A divorce accountant specializes in complex assets such as co-owned businesses, as well as sorting out very complex accounts and portfolios to see what they are truly worth. Sometimes both parties in a divorce will agree to bring in a divorce accountant to get an objective opinion. In other cases, you may have to hire a divorce accountant of your own to discover whether your spouse is hiding or undervaluing assets.
Divorce accountants are particularly helpful if:
- You and your spouse owned businesses or shares of a business together, and need to buy each other out. The value of a business can be difficult to objectively determine and requires skilled appraisal.
- A large portion of your investment is tied up in real estate, such as summer homes or vacation properties.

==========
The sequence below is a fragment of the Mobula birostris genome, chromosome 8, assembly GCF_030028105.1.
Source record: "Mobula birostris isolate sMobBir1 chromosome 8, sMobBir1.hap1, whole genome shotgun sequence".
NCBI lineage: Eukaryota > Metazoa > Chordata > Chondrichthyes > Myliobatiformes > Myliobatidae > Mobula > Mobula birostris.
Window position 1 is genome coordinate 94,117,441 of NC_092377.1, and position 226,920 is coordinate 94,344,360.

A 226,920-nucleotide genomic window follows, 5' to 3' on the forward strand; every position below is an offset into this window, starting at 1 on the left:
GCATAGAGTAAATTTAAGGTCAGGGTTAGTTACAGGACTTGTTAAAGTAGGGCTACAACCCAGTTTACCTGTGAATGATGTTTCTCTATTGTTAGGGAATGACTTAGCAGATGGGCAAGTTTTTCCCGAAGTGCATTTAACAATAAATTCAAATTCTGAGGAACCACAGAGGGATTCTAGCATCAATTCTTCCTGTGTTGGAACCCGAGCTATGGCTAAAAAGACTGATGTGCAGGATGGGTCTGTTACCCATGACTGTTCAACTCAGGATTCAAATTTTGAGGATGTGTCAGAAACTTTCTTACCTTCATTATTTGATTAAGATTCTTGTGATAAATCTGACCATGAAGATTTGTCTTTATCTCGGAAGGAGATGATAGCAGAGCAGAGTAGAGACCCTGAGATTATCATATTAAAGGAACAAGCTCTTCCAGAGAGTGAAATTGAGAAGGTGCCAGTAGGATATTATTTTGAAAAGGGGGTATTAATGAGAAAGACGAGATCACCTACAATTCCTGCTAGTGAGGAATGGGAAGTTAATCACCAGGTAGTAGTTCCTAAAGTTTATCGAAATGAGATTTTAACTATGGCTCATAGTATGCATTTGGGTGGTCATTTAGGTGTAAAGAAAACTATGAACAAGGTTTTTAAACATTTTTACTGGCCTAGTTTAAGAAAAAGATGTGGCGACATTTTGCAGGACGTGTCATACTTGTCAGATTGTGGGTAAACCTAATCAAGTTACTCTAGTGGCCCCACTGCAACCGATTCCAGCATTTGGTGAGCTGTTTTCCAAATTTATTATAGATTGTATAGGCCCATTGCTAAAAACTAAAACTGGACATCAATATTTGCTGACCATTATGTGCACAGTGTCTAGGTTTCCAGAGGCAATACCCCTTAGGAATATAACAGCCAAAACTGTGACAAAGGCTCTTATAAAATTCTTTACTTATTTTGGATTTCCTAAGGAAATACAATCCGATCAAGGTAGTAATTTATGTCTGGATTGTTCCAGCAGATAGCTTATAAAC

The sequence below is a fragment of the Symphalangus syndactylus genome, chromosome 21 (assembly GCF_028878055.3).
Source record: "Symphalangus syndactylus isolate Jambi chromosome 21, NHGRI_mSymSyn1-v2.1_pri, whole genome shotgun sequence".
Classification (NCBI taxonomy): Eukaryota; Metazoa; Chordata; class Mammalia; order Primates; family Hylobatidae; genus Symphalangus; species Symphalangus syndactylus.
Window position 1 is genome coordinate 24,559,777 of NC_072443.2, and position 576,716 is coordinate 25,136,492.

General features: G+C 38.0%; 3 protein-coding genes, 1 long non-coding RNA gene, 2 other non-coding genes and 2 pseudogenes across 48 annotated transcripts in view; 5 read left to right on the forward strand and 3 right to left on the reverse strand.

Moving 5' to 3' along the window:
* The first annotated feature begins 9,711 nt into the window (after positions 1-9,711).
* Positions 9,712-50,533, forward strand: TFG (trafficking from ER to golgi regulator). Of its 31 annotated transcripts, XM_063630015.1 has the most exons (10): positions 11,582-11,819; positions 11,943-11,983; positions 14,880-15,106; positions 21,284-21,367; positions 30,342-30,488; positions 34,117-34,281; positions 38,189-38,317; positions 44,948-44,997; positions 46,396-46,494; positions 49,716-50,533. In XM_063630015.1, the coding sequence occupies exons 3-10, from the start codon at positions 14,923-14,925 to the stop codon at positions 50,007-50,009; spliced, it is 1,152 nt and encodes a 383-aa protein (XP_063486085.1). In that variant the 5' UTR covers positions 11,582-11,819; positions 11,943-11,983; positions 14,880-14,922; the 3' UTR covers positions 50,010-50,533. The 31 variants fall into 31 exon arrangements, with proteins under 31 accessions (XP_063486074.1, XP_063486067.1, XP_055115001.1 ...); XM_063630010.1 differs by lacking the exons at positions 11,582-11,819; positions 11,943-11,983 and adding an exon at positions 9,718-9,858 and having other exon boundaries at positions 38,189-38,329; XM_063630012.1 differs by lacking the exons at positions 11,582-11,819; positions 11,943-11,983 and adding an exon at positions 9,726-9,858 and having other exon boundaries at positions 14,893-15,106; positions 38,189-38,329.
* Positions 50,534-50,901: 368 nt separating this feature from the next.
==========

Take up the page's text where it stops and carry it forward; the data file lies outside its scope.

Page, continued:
- A prenup is being overturned or modified by the judge, and assets may be divided up differently than agreed upon.
- The value of an asset assigned in a prenup is disputed.
- You have a complex estate involving trust funds or other special provisions.
- You suspect your spouse of misrepresenting accounts, businesses, properties or their value – or of mismanaging funds.
Of course, every divorce lawyer will demand access to crucial financial records during the discovery phase of a divorce case. But what if you suspect those records are incomplete or falsified? And even if everything is above board, complicated financial histories can be difficult for lawyers to comb through and digest. In these cases, it's best to bring in an expert divorce accountant to fuel your attorney with the data they need – and the evidence to back it up.
Not everybody needs a divorce accountant to come out ahead in their divorce. But if you want to see your fair share of your investments, their expertise can be invaluable.
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